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:: A Bug's Life

I found myself having a good laugh throughout A Bug’s Life, but was mostly taken in by the imaginative world the filmmakers had constructed. Lacking the humour rate of a film like Shrek, the computer animation is nevertheless crystal clear, letting the film stand as more of a visual treat than anything else is.

Though A Bug’s Life doesn’t carry many memorable characters and lines, the film pulls us into its fantasy world; but as fictional as the story is, we’re given a fable that could take the position of reality. Where Toy Story imagined what it would be like if children’s toys and gadgets were given life when human presence was not in sight, A Bug’s Life climbs into the world of ants and their every-day world.

These ants are also troubled by bigger species that threaten the their existence and force them to give up their dignity. The writers give the ant insects an almost human essence as if they are one of us; where everyone in reality generally gets annoyed by the tiny species, squashing them or killing them with absolute ease.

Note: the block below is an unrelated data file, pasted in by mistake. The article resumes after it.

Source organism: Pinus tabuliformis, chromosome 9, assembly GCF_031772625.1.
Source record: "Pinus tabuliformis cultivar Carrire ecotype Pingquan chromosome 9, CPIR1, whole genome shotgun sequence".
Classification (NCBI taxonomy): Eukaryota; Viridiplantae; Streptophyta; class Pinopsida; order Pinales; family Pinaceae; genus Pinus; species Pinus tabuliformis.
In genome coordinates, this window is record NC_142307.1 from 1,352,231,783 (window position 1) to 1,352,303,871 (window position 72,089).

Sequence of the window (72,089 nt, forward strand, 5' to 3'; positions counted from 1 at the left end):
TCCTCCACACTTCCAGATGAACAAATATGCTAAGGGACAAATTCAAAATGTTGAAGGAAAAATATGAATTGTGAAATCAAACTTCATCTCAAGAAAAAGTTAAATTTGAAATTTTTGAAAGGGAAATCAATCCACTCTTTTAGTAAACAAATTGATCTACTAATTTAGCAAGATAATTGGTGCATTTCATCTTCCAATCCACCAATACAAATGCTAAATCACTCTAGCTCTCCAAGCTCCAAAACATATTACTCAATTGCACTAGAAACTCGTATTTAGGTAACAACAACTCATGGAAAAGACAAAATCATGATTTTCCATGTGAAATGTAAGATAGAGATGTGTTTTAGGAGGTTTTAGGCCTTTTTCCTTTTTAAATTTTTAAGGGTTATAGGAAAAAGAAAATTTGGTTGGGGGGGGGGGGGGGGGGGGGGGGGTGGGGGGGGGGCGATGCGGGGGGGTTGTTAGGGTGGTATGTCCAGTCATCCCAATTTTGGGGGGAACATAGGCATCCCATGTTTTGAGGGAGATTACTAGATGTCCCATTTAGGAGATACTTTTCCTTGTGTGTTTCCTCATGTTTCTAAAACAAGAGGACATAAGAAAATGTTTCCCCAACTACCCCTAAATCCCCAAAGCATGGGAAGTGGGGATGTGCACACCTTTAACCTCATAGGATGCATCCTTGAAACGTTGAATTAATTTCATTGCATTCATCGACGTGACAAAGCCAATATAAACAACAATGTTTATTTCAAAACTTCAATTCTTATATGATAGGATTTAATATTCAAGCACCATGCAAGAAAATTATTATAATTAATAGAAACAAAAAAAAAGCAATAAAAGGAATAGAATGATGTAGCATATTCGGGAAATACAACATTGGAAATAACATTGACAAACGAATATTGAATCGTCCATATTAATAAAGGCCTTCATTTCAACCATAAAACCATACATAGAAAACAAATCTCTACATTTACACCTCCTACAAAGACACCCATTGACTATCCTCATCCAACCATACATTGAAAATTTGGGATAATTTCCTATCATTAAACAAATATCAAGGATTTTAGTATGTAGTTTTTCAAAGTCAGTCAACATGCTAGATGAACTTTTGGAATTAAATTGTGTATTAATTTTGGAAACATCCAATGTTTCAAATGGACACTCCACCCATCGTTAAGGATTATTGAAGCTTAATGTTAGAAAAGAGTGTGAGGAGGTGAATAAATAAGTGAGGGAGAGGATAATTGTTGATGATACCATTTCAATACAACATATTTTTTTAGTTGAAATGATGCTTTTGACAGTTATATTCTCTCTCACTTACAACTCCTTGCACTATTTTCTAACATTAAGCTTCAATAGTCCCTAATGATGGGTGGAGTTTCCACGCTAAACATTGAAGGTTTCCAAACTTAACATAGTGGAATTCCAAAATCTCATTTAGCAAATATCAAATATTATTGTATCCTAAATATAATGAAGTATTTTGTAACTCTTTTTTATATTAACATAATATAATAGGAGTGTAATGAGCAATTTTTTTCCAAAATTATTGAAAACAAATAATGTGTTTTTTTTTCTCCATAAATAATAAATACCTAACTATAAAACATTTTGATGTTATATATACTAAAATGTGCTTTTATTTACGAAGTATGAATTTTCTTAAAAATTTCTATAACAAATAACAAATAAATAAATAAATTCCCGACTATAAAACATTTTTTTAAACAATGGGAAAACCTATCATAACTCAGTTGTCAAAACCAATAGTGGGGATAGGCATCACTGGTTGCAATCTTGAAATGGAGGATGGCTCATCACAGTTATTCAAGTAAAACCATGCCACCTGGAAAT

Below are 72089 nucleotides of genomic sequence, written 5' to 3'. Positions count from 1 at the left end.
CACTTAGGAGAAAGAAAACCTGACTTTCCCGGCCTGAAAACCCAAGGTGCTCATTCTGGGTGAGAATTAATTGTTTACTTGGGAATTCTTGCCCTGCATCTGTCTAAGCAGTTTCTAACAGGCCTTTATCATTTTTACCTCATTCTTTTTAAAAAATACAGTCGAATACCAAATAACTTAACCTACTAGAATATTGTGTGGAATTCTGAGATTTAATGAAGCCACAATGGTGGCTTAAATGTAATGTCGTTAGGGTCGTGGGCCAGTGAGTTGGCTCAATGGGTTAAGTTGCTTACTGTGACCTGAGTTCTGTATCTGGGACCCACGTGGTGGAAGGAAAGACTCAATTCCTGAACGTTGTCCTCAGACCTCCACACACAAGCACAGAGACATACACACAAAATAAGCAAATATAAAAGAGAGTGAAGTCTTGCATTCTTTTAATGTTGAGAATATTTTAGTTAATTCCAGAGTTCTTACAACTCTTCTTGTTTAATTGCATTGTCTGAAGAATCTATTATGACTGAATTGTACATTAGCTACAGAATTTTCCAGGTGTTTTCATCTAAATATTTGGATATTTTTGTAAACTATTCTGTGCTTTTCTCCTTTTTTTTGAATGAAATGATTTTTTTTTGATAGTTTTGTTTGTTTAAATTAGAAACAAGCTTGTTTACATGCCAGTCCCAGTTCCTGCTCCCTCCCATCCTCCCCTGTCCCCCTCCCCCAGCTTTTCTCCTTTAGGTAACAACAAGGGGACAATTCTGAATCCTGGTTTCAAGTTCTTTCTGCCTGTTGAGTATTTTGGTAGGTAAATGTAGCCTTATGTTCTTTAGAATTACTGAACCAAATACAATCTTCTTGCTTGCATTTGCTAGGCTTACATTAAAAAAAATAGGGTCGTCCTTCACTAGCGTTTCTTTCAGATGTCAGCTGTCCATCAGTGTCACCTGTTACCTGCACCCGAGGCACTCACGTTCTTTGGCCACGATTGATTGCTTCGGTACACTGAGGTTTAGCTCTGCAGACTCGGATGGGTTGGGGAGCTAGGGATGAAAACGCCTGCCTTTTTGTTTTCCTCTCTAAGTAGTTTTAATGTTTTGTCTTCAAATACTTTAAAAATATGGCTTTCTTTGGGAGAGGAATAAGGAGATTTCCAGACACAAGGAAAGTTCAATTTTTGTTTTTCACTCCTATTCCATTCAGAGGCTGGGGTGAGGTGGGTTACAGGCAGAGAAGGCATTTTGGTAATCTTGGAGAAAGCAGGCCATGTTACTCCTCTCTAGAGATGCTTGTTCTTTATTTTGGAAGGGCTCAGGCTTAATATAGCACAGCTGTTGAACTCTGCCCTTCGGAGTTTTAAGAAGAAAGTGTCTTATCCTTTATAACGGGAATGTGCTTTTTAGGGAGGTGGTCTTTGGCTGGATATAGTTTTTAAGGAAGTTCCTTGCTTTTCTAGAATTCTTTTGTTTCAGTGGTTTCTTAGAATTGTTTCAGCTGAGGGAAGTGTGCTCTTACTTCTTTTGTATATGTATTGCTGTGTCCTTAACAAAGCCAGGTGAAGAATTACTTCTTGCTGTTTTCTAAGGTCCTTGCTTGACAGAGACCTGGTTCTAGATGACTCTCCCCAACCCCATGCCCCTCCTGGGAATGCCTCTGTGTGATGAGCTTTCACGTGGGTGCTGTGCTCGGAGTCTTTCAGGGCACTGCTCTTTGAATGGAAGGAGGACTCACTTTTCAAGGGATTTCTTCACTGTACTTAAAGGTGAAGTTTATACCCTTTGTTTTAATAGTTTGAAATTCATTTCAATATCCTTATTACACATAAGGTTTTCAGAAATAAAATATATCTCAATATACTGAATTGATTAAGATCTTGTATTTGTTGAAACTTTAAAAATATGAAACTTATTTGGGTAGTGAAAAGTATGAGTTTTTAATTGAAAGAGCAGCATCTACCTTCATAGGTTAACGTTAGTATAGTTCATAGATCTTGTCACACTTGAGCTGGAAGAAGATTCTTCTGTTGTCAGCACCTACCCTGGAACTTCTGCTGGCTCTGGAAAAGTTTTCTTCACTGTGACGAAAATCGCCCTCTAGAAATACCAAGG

A Bug’s Life treats them equally as if they are no different than us. In other words they may be small but that doesn’t mean they don’t matter

The great thing about A Bug’s Life is that whenever the humour is not in gear, the visual sight of this world in computer animation is very good, making the film a real delight. This is a film that grabs the viewer with its imaginative world, fascinate through its inventive ideas, brew up some good laughs and, in the end, has one major goal: to make you feel good and happy.

DVD Extras

Disc 1:
Feature film disc
Audio commentary by John Lasseter, Andrew Stanton, and Lee Unkrich

Disc 2:
Inside a Bug’s World
Outtakes, pre-production, sound design
Oscar-winning short “Geri’s Game”